For the past month or so, my friends and I have taken to watching Netflix episodes of Food Network show Chopped, which has been my fallback favorite TV show for a few years now.
Now, most of the intrigue and entertainment value is from watching a bunch of chefs scramble to take ingredients that sometimes don’t make sense at all — my personal favorite is the giant gummy snake — and make coherent dishes out of them. Also, any food competition is a winner in my book.
But another aspect of the show that fascinates me is what it has to say about the stories we tell ourselves about ourselves.
In the course of an episode, the people who put together Chopped weave together basic narratives about the chefs’ lives — what their background is, why they’re competing, and some of the challenges they’ve overcome. And often, these interviews are edited together to create a simplified narrative of what these people believe about themselves and how it affects the person they are.
In one show, one of the chefs talks about how her mom struggled with alcoholism and what she had to overcome to compete. She mentions her experiences several times throughout the episode. There was this one line, and I can’t remember exactly how it went, but basically the affect was that she saw herself as fighting through the competition the way she fought through her life. The way the episode tells it, that’s her narrative, her story; she’s the fighter who overcomes, and it’s a theme that’s prevalent in much of her life.
Another episode featured a competitor who talked at multiple points about being shy and using the competition as a way to overcome that. That’s who she was, the shy person who needed to overcome.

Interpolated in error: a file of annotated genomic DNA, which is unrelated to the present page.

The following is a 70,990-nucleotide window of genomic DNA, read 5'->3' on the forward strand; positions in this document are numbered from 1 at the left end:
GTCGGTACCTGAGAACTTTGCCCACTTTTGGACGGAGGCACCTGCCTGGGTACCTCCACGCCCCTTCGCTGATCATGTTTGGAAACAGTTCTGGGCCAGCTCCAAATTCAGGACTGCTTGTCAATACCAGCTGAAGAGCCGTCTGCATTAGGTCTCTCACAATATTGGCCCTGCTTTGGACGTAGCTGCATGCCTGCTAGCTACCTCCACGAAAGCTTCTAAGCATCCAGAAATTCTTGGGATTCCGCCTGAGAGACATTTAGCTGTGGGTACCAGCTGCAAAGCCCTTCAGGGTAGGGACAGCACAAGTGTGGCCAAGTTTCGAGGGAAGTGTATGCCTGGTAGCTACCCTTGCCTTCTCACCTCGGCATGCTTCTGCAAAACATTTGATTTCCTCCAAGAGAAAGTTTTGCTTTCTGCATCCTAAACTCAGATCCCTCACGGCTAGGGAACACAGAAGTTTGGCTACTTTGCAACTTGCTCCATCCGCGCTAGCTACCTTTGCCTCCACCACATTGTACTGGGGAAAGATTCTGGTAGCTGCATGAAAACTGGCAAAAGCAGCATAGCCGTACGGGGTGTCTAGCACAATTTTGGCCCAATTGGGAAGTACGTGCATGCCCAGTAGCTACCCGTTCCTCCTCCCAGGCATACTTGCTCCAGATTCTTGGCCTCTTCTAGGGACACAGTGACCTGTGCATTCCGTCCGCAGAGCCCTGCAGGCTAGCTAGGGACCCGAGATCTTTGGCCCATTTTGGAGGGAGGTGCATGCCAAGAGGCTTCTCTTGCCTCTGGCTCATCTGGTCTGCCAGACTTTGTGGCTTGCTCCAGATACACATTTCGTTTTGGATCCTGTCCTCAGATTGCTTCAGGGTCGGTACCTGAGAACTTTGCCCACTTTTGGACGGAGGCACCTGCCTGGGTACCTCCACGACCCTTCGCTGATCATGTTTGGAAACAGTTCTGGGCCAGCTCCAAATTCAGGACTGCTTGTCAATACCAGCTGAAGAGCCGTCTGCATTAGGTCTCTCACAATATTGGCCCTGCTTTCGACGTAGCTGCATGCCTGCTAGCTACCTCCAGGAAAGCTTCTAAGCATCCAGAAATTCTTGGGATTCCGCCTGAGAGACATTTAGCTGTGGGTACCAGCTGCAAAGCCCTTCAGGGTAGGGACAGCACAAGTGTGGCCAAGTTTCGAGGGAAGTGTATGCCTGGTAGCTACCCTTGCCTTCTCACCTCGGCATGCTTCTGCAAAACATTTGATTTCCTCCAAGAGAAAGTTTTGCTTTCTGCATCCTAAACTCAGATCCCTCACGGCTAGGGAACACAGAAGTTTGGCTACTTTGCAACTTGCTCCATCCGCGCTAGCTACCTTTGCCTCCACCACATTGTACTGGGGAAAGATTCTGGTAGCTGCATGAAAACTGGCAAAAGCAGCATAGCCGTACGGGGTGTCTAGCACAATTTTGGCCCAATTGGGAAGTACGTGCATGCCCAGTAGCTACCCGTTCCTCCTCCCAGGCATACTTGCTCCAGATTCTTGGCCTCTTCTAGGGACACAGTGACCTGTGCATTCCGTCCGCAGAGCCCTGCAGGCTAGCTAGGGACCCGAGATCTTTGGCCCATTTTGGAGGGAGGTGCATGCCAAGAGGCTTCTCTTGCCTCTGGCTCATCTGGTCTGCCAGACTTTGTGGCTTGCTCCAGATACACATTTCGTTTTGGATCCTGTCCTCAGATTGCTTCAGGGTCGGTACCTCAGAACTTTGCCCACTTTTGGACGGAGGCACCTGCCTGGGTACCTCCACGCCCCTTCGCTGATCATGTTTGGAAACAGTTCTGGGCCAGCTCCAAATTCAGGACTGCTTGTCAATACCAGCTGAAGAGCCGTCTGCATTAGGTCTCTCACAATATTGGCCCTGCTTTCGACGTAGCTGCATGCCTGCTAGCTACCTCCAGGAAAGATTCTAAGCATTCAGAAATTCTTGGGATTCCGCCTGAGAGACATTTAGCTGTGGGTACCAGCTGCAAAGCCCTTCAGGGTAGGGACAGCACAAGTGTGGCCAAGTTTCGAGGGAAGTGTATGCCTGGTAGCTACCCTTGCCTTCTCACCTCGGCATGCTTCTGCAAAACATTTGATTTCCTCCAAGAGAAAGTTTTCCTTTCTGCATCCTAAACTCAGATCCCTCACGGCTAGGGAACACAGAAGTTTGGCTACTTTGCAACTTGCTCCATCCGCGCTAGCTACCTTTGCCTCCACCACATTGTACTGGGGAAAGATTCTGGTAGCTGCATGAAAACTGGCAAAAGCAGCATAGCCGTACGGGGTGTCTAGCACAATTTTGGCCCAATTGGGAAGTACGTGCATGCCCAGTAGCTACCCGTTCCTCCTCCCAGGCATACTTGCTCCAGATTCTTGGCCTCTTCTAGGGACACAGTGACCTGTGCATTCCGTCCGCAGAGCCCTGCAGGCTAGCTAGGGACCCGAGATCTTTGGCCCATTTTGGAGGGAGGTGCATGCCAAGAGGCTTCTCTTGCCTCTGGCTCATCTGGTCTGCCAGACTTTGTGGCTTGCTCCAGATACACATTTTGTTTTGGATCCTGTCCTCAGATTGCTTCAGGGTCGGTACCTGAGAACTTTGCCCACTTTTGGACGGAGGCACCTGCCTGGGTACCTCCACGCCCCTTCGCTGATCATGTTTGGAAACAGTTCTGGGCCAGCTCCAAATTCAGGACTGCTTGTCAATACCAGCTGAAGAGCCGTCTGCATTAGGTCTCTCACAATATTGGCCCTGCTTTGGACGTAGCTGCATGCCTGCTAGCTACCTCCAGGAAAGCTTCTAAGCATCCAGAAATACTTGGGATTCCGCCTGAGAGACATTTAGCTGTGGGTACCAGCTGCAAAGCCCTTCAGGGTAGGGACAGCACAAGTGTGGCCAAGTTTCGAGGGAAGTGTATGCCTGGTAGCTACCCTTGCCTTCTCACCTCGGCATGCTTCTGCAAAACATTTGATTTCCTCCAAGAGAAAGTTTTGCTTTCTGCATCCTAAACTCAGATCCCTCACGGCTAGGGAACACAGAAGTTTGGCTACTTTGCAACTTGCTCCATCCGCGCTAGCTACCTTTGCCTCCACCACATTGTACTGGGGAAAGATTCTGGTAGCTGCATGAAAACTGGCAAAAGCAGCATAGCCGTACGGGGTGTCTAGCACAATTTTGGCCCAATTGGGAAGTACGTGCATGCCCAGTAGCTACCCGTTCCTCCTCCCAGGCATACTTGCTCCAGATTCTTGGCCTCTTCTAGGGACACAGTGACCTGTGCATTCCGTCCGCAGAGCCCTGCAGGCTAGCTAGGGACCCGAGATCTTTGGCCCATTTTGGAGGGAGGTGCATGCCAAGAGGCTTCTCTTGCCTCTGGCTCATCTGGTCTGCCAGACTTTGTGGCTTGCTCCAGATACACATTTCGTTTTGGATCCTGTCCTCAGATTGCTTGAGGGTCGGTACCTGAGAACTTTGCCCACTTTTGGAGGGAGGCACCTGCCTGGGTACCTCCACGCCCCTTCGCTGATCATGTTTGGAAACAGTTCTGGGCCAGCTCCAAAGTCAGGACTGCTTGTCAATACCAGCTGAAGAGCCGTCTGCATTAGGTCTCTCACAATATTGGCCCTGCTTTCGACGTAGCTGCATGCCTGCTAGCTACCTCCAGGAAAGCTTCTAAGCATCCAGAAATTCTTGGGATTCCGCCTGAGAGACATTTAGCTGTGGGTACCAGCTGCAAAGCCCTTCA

These are the kinds of themes I’ve noticed throughout the show. The interviews are edited together to portray people who have experiences or personality traits or particular life outlooks that are shown to really drive who they are. They have these narratives they seem to tell themselves about their lives, and the episode is put together to almost show the ways they act those narratives out through the way they compete and behave.
Recently, it’s got me thinking about the kinds of narratives we tell ourselves about our own experiences. And it’s made me reflect on the stories I tell myself about my life. For the past few weeks, a couple of my narratives have been weighing on me, those things I think about myself when I lay awake in bed at night and worry life won’t change.
And I wonder sometimes if these things that weigh on me and that keep me living out these behavior and thought patterns come from the stories I believe about myself. And I wonder if maybe the reason I get stuck in those patterns is because I believe those stories are the end-all-be-all of who I am.
But when I think about it, if I’ve learned anything in the last few years, it’s that sometimes the things I believe about myself aren’t true. Maybe these parts of my life fit into my narrative, but they aren’t my story.
Now, I’m not here to bash anyone’s self-narratives. We all have good stuff and bad stuff and confusing stuff we believe about ourselves, and it’s OK wrestle with those things. But maybe as we wrestle, we can start to believe that we’re more than just the narratives we self-edit into our stories like Chopped editors boiling ourselves down to a simple point or two.
Maybe we can believe we’re more than that. Maybe we can tell ourselves better stories.